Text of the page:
“Surface imperfections”, HDB says of defects in new flats

“Surface imperfections”, HDB says of defects in new flats

hdbYesterday (8 Jun), the Straits Times published an article (‘Most flaws in flats are surface imperfections’) where HDB claimed that most of the complaints about its new flats don’t affect structural integrity and “can be rectified easily”.

In recent years, HDB has received complaints at the rate of 1 defect per new flat from owners.

The bulk of reported flaws are “surface imperfections” such as hairline cracks, scratches on timber floors and uneven tile joints.

“This is due mainly to the inherent features of natural materials or the nature of construction works that are dependent on manual labour,” a HDB spokesman said.

She stressed that these defects do not affect the structural integrity of the building and can be rectified easily.

Last month, 20% of new flat owners complained about cracks in their walls at a new BTO project in Punggol. In Bukit Panjang, owners complained about rough tiles.

But HDB assured the public that it maintains “stringent quality practices” through many checks. For example:

  • Building material list – Contractors must adhere to HDB’s list of recommended building materials and equipment suppliers.
  • Timber mock-ups – Wooden, life-size models of toilets, kitchens, air-con ledges and service yards must be erected on-site within 3 months of the contract being awarded. This allows design, maintenance and safety issues to be resolved before construction begins.
  • Sample units – Samples of actual units must be constructed for various flat types. This provides quality control before mass construction begins.
  • Regular audits – The HDB deploys a central audit team to perform checks at various stages. Its project directors also make regular checks.
  • Building inspection team – When a project approaches completion, HDB sends the team to check for defects, such as improperly laid tiles or uneven walls.

Koh Kin Huat, senior project manager with Chip Eng Seng Contractors, argued that wall cracks can occur when people move into buildings and there is a lot of vibration from renovation works. He also said some defects, like chipped tiles, are attributable to human error.

The directors of publicly listed Chip Eng Seng are grassroots leaders linked to Yio Chu Kang Citizens’ Consultative Committee and Nee Soon South Citizens’ Consultative Committee.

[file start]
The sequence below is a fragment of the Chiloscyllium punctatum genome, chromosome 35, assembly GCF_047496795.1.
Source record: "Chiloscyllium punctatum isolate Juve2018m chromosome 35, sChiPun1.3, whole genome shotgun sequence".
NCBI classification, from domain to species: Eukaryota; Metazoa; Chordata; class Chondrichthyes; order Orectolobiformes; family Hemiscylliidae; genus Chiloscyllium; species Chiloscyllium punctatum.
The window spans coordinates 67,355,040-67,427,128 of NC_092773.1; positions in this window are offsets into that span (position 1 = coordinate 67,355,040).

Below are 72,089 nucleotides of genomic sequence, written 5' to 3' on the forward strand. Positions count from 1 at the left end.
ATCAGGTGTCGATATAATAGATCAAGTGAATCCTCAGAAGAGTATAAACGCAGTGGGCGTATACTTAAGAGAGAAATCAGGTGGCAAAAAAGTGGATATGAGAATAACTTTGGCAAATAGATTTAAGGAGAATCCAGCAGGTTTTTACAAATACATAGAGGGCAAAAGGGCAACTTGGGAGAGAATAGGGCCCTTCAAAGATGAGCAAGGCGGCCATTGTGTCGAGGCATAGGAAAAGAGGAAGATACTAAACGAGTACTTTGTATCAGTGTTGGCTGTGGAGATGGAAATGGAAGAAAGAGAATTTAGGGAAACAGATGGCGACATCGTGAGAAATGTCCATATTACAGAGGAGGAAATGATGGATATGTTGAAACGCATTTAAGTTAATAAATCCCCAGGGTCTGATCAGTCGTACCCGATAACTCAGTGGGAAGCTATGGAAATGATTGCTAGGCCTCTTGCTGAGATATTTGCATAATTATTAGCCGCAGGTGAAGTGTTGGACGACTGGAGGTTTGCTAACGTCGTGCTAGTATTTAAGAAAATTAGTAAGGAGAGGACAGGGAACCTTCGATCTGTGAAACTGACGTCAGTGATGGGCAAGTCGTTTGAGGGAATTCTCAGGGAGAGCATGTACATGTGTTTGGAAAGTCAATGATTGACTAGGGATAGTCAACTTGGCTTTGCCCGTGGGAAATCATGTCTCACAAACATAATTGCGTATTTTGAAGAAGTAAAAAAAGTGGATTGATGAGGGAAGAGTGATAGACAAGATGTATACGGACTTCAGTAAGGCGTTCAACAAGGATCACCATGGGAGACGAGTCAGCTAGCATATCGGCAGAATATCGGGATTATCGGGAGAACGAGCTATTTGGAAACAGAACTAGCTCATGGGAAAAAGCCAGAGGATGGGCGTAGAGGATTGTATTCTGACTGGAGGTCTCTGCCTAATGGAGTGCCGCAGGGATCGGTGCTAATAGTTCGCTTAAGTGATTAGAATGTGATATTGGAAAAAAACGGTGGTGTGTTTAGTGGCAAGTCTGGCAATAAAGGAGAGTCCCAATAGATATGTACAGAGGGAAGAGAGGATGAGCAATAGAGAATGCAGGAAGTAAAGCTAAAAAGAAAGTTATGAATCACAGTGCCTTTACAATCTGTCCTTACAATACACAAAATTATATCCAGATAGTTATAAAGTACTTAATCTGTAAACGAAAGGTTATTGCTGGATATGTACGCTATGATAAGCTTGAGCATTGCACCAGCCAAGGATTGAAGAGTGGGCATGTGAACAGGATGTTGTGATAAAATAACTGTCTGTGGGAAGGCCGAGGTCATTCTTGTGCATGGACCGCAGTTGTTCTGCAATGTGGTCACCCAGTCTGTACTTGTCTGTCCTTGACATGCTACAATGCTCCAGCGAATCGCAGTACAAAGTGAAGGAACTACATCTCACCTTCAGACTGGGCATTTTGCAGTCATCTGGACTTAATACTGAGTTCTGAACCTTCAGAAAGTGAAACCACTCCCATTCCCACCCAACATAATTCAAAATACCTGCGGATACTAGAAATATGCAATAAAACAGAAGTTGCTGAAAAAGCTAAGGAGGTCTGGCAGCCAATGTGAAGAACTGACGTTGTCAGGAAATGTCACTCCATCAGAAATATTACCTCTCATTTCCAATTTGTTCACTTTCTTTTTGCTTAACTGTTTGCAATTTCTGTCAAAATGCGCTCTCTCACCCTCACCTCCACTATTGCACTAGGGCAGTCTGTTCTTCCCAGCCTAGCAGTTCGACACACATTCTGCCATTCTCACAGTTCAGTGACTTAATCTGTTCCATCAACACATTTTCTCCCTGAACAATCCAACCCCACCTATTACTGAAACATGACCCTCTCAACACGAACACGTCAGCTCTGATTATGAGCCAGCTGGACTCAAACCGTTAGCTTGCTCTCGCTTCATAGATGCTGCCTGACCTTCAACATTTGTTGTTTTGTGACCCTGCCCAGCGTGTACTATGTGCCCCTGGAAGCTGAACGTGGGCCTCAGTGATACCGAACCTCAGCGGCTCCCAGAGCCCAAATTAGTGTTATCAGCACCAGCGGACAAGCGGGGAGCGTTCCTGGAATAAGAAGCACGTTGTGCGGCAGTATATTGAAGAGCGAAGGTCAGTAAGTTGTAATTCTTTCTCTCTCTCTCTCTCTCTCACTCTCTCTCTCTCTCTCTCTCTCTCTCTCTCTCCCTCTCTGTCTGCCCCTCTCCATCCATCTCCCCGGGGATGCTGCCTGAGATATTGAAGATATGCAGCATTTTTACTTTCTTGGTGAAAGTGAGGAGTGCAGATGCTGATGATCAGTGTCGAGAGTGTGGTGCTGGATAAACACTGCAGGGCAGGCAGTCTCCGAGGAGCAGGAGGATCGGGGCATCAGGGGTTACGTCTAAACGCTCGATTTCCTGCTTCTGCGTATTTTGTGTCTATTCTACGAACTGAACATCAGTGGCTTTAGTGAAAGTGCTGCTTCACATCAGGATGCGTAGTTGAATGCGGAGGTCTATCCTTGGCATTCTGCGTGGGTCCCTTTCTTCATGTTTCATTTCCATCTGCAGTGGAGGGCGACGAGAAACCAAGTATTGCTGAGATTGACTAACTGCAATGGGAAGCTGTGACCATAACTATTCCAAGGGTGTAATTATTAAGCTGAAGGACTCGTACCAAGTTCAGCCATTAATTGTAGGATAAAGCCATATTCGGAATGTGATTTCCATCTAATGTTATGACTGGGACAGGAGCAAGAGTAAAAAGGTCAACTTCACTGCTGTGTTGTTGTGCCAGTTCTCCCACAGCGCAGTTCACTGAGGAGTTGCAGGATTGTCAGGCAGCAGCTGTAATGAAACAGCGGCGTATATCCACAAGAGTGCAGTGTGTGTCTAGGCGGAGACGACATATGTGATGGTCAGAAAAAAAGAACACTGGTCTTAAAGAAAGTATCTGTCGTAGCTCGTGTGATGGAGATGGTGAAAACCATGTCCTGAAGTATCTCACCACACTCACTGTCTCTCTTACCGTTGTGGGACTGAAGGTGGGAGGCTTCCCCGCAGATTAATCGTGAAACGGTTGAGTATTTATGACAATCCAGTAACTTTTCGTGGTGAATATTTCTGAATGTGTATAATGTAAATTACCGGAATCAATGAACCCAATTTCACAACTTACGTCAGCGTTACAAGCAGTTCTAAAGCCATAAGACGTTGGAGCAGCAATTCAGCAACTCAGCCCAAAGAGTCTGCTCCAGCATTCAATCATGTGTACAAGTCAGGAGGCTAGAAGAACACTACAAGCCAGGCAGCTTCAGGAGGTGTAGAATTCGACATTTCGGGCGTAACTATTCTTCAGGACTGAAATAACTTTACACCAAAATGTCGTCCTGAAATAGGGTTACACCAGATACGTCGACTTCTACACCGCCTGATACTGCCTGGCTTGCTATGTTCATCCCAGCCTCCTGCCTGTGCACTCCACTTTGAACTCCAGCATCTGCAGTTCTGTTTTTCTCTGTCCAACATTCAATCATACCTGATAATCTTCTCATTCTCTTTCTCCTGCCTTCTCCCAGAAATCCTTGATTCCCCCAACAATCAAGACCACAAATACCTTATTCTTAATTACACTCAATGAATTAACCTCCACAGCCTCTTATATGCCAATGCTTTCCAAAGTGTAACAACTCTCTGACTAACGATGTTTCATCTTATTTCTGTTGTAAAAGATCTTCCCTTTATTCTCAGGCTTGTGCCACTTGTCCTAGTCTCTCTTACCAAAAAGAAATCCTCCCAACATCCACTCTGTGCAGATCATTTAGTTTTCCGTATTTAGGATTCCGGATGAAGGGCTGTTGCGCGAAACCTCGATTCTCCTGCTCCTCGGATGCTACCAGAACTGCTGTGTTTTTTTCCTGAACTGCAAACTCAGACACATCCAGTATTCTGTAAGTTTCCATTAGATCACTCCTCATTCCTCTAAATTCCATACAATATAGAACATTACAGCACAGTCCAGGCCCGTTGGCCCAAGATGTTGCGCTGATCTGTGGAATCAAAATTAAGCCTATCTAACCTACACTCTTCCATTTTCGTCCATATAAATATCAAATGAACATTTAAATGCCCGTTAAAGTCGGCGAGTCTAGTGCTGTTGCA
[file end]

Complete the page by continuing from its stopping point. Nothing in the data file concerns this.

An interior designer pointed to foreign workers involved in the construction. “Some workers may not be well-trained or there could be no supervisor on site to supervise them,” he said.

The general manager of China Construction said, “Defects are subjective; what are OK to some are unacceptable to others.”

More new defects surface after contractors try to rectify existing ones

Under HDB rules, home owners have a one-year defect liability period after collecting their keys to get the defects rectified by the building contractor.

However, in some cases, instead of rectifying them, more defects are created by the contractors.

Last month, socio-political site The Online Citizen reported [Link] such a case in a Punggol Waterway Terraces BTO flat. The owner, Adrian Chong, shared his story. He collected his keys to his flat on 9 May 2015 and had planned to move in by August or September. But his plan looks likely to be dashed with so many problems with the unit.

For example, Mr Chong’s parquet flooring got worse after the contractors tried to rectify some defects. A defective pipe was left unchanged. New defects kept appearing each day as the contractors tried to resolve old problems.

“There are some defects which pictures won’t be able to tell much, like loosening of the rubber tracks for the sliding doors at the balcony and service yards.” said Mr Chong.

At Punggol Waterway Terraces, a 3-room flat ranges from $186,000 to $237,000 while a 5-room flat costs between $374,000 and $458,000.

“Considering the amount we paid for the flat, we did not expect to see such bad defects or bad workmanship. Water pressure of the tap, shower head and toilet flushing were also weak. Timber skirting around the house were also painted with white paint making it looked so cheapskate,” lamented Mr Chong on the quality of the furnishings.

The defects were submitted to the building service centre set up by the building contractor, and Mr Chong was given an appointment to have a joint inspection with the supervisor to highlight and go through the defects.

However, Mr Chong faced difficulties in getting the contractors to do a decent job without incurring new defects as they tried to rectify existing ones.

“As working personnel, we do not have the luxury of time to keep going down to the unit to rectify the defects and monitor them. They (the contractors) delayed our renovation plans as we cannot start our renovation without having them to rectify the existing defects first.”

He added that as a flat owner, the minimum expectations are to provide his family a unit that is free from defects and good enough to live in comfortably.

An owner of a 4-room BTO Tampines flat agreed, “It’s a new flat which we are paying a lot for. There should not be these problems.”

A netizen asked, “How to explain that older flats do not have so many problems?”

What do you think?

This article was first published on TR Emeritus.

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